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Heaven Can't Wait


Yorkshire science and know-how lies at the heart of plans to give the world’s biggest science experiment a major turbo boost well into the next decade. Martin Hickes reports.

To some, it’s perhaps fitting that in the search for the so-called ‘God-particle’, Yorkshire technology should be leading the race to unravel the mysteries of the universe.

Two years ago, few had heard of the Large Hadron Collider at CERN – the giant atom smasher designed to unveil the smallest and most secret particles of physics and the universe.

But as it is prepared for a well-earned maintenance break this December – the world’s biggest machine – which has Yorkshire science and technology at its heart – has firmly entered the public consciousness – and not without some degree of trepidation.

Sheffield-based scientists overviewing key operations at the heart of the gigantic atom smasher at CERN near Geneva are now already looking forward to the next stages of the world’s largest experiment, which will eventually see the already colossal machine turn into a Super Large Hadron Collider.

Since the machine’s restart after its much publicised break down just nine days after it was switched on in 2008, world record energies – of the type almost unimaginable to the man on the street - have been achieved at CERN.

And while the elusive Higgs Boson – one of the key particles that underpins what physicists call the Standard Model of Physics – has yet to be identified, a plethora of data both confirming and revealing new ideas to scientists has been generated .

Now, and over the next decade, Yorkshire know-how is spearheading a new type of space race – one which is looking to the very small rather than the very large.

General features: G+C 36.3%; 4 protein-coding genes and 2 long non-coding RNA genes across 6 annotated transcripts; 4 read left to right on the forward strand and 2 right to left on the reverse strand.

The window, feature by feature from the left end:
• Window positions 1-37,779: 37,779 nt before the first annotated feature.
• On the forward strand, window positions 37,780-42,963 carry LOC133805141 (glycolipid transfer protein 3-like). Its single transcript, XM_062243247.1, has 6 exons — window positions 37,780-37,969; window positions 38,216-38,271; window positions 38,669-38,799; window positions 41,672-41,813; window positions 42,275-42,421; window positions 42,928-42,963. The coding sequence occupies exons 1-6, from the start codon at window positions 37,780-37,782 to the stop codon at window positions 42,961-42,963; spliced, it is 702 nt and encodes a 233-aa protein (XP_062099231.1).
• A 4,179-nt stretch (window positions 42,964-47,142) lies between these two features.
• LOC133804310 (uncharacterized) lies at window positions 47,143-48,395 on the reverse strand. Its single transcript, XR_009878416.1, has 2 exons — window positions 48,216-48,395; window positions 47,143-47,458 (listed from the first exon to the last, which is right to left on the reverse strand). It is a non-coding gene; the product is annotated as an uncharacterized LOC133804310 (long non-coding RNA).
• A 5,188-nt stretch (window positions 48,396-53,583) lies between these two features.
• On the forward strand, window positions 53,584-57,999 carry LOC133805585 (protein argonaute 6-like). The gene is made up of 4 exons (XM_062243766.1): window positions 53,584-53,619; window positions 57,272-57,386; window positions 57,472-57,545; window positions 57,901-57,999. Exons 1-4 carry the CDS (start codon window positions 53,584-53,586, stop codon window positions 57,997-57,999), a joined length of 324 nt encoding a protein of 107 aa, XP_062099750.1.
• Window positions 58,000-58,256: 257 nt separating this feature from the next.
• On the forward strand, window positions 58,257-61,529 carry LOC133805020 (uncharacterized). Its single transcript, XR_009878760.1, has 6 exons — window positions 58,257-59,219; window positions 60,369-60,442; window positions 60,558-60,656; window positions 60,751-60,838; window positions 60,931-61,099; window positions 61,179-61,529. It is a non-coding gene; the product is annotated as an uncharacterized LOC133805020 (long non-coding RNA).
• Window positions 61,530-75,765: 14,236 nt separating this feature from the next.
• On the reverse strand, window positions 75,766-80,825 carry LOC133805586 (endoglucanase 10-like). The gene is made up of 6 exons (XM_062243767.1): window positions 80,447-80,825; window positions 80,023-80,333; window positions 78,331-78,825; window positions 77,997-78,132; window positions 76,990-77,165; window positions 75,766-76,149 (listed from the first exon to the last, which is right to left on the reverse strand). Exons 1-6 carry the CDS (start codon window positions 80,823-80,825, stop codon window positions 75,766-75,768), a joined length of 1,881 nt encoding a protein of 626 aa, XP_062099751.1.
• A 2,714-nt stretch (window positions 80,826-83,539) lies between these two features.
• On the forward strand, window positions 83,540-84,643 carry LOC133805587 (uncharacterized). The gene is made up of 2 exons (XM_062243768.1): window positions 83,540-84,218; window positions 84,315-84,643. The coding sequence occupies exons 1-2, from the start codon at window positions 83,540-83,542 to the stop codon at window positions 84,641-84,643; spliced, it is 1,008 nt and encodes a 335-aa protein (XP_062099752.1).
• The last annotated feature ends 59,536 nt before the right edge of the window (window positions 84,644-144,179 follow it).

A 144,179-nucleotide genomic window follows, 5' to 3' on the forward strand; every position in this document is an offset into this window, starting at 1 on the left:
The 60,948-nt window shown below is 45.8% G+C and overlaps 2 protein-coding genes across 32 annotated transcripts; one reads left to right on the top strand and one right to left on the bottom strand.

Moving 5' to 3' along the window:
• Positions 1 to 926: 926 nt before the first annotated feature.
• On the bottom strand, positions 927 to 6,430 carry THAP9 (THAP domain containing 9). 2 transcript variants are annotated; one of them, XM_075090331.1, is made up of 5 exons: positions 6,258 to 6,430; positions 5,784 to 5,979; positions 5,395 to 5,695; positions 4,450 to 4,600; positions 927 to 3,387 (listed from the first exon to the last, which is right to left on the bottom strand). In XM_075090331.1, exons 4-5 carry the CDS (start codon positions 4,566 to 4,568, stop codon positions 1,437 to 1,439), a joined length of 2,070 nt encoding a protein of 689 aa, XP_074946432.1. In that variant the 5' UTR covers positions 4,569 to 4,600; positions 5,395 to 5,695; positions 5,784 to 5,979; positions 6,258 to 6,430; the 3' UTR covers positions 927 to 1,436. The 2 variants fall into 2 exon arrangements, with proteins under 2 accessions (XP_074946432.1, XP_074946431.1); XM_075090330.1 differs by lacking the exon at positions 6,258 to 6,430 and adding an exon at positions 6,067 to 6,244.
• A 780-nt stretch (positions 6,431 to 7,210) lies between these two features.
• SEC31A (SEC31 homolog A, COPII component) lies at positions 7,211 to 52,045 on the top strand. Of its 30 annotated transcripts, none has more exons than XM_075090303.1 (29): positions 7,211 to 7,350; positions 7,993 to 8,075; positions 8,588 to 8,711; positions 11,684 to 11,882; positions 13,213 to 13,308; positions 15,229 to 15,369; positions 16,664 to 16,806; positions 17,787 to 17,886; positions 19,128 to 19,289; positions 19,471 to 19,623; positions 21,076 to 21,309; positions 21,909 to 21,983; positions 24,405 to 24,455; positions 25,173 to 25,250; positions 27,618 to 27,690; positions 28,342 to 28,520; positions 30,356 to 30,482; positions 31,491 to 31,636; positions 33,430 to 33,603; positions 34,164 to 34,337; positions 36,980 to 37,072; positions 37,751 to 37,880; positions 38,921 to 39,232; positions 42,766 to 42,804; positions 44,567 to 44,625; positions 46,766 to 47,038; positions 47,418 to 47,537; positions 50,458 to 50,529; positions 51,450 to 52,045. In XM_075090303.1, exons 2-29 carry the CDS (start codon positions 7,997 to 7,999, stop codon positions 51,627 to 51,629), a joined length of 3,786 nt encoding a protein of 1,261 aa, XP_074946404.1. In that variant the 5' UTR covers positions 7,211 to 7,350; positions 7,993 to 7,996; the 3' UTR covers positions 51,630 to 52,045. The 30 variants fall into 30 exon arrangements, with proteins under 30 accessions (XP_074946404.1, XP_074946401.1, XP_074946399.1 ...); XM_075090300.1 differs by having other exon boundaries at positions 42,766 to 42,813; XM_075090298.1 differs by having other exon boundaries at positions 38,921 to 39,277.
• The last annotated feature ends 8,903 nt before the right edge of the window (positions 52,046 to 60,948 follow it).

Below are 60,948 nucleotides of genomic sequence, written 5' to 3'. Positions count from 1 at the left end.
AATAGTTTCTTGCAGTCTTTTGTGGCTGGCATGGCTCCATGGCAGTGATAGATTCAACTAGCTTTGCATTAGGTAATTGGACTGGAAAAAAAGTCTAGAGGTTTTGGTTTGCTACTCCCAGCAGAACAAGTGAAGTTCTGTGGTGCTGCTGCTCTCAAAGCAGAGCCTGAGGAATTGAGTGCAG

Scientists across the world reckon Nobel Prizes could be awarded to its lucky victors.

In view of this, plans are being made not only to increase the energy of the collisions in the LHC over time, but also to exponentially increase the rate at which they occur.

In March, CERN was able to trumpet a world record collision energy of seven trillion electron volts (7 TeV) by smashing together two proton beams which had been fired around its 27km long circuit, beating its previous best of 2.4 TeV set in December last year, in itself a mind-bogglingly high energy level.

The hope is that the LHC's record-breaking smash-ups could uncover evidence of dark matter, discover new forces in physics, unveil new dimensions, and even find the Higgs boson, aka the God particle, a theoretical particle that physicists think is responsible for mass in the universe, among other key finds.

Now, after a phenomenally successful 2010, scientists are hoping the multi-million pound accelerator -not long out of its commissioning phase - will continue its outstanding performance in 2011.

While the LHC at CERN is without doubt the biggest and most powerful in the world, it has only just been run-in compared to its older rival - the less-powerful Tevatron collider in the US.

Prof Dan Tovey, and his team from the University of Sheffield, have been key observers of the running of the LHC to date.

Dan and his team at Sheffield have played a major role in designing and building ATLAS, one of the huge particle detectors situated on the 27km-long LHC loop.

And he says when it comes to the search for the super small in an attempt to explain the super large; the best is yet to come.

Prof Tovey says: